In Part I of our series documenting former Chicago Bears first rounder Shea McClellin's transition from defensive end to linebacker, we outlined the significance of the position switch.
If the move fails, the Bears will have completely wasted a first-round pick. If the move succeeds, Chicago's staff will have a new, dynamic weapon to deploy on defense.
Through the first few weeks of OTAs, we've had a chance to see McClellin the linebacker up close during two full practices. Here's what we know.
During these early stages, the Bears are experimenting with McClellin. They don't yet know what they have in him as a linebacker and he's been given reps at both the middle (MIKE) and strong-side (SAM) positions.
During the first week of OTAs, McClellin worked at SAM with the first team, as Jon Bostic was forced to slide inside to replace D.J. Williams, who was not present. With the second team, McClellin lined up at MIKE.
Yet it doesn't appear as if Chicago's coaching staff sees him as a weak-side linebacker (WILL).
Lance Briggs sat out the team portion of practice this week yet McClellin was not elevated to the starting lineup. Instead, last year's fourth rounder Khaseem Greene took all of the first-team reps at WILL, while McClellin worked exclusively at MIKE with the second team.
This is interesting, as McClellin showed at Boise State the sideline-to-sideline speed that could be valuable chasing down ball carriers from the weak side. In addition, he struggled shedding blocks as a defensive end and that's one of the primary roles of a SAM linebacker.
It's a fluid situation and things could change but the coaching staff's reluctance to place McClellin on the weak side is very curious.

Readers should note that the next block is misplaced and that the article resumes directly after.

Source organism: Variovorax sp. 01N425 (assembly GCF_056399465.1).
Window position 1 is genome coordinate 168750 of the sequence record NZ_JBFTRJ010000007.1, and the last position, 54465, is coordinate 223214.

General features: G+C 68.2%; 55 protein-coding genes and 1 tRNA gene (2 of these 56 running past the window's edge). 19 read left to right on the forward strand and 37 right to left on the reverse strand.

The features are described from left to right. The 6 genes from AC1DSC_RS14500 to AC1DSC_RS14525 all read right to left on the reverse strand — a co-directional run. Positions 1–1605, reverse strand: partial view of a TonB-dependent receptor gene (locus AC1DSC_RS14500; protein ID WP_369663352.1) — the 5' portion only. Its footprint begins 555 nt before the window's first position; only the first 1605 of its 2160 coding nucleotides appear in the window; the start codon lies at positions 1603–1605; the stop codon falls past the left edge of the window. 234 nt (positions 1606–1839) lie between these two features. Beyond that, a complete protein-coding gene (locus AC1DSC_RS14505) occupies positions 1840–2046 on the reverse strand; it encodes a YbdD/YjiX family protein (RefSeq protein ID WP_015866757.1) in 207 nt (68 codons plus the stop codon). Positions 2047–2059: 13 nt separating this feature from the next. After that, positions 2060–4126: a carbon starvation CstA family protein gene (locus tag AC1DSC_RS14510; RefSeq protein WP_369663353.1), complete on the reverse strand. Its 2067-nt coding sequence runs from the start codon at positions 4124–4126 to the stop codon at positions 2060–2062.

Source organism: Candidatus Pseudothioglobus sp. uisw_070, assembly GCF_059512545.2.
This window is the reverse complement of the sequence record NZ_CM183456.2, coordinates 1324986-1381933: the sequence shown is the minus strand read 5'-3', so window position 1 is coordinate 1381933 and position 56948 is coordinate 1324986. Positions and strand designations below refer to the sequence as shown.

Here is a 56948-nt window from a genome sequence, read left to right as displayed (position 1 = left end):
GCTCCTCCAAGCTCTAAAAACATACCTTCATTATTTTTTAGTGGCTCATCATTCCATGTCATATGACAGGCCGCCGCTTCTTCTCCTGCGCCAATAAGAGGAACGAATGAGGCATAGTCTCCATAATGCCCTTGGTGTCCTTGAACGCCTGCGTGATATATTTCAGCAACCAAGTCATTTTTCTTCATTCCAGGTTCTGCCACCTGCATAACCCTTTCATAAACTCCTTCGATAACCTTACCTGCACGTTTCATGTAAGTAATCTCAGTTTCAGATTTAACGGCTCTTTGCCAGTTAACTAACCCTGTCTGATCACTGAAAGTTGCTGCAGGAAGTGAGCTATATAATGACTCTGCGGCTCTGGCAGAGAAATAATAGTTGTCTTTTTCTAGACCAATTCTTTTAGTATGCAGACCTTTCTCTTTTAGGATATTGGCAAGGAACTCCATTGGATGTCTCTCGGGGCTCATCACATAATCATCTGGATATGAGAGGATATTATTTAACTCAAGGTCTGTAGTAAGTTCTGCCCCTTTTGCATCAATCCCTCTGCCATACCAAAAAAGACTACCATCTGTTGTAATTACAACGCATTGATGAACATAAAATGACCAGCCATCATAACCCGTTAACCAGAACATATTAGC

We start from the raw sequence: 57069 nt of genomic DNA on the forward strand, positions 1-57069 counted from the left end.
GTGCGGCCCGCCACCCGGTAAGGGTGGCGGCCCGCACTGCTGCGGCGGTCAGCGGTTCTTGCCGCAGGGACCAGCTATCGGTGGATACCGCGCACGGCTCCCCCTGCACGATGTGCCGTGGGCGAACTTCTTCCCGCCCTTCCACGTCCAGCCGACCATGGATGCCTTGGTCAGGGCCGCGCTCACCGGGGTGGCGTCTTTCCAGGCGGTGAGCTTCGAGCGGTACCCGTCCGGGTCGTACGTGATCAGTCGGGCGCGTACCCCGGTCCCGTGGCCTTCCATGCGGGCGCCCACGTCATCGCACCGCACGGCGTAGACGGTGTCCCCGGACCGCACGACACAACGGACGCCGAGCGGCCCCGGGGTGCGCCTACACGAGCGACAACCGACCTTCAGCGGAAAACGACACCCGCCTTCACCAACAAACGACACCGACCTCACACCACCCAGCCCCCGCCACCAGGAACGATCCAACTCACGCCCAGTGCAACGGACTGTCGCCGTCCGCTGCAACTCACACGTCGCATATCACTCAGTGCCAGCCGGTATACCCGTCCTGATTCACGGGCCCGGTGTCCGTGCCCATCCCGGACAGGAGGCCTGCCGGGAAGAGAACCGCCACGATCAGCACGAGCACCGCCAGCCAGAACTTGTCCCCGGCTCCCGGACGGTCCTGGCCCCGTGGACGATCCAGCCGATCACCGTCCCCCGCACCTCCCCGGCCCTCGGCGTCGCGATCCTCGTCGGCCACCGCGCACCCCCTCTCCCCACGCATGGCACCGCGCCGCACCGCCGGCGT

McClellin started 38 of 49 career games at Boise State, 14 at strong-side defensive end and 24 at weak-side defensive end. Don't let those DE designations fool you though, McClellin stood up for the majority of his snaps and played more of a 3-4 OLB role.
His primary job was to rush the quarterback (his 22.5 career sacks rank sixth in school history) yet he was also very effective as a stand-up run stopper. His quickness off the edge resulted in 33.0 tackles for loss in three years as a starter. That's a great sign for the Bears, as McClellin was little more than a turnstile when attempting to set the edge as a defense end. If the extra space he'll have as a linebacker allows him to play downhill and help against the run, the transition has a chance of succeeding.
In coverage for the Broncos, McClellin picked up four career interceptions. He was solid roaming the flats and underneath zones, which would again be his role as a 4-3 OLB in Chicago. Yet whether he can drop back into the deep middle as a MIKE, something in which Brian Urlacher flourished, remains to be seen.
McClellin hasn't played linebacker since college, so it would be helpful to pull out his scouting report from the 2012 NFL Draft.
One of the most underrated defensive ends in the collegiate ranks, McClellin is more than likely to shift to outside linebacker at the pro level, thanks to his superb athleticism, non-stop motor, lateral agility and closing speed. He often lined up in a standing position and is a highly instinctive performer whose ability to play in a variety of roles is due to his ability to easily acclimate to any assignment given to him by the staff.
While McClellin excelled in getting after the quarterback, the scouting report shows a player best suited to play linebacker. It's also describes an adaptable, athletic defender who can play a number of roles. If he still holds these traits, the Bears should be in good shape.
Jeremy Stoltz is Publisher of BearReport.com and a member of the Pro Football Writers of America. He is in his fourth season covering the Chicago Bears full time. Follow Bear Report on Twitter and discuss this topic on our message boards. To become a subscriber to the Bear Report Web site or magazine, click here.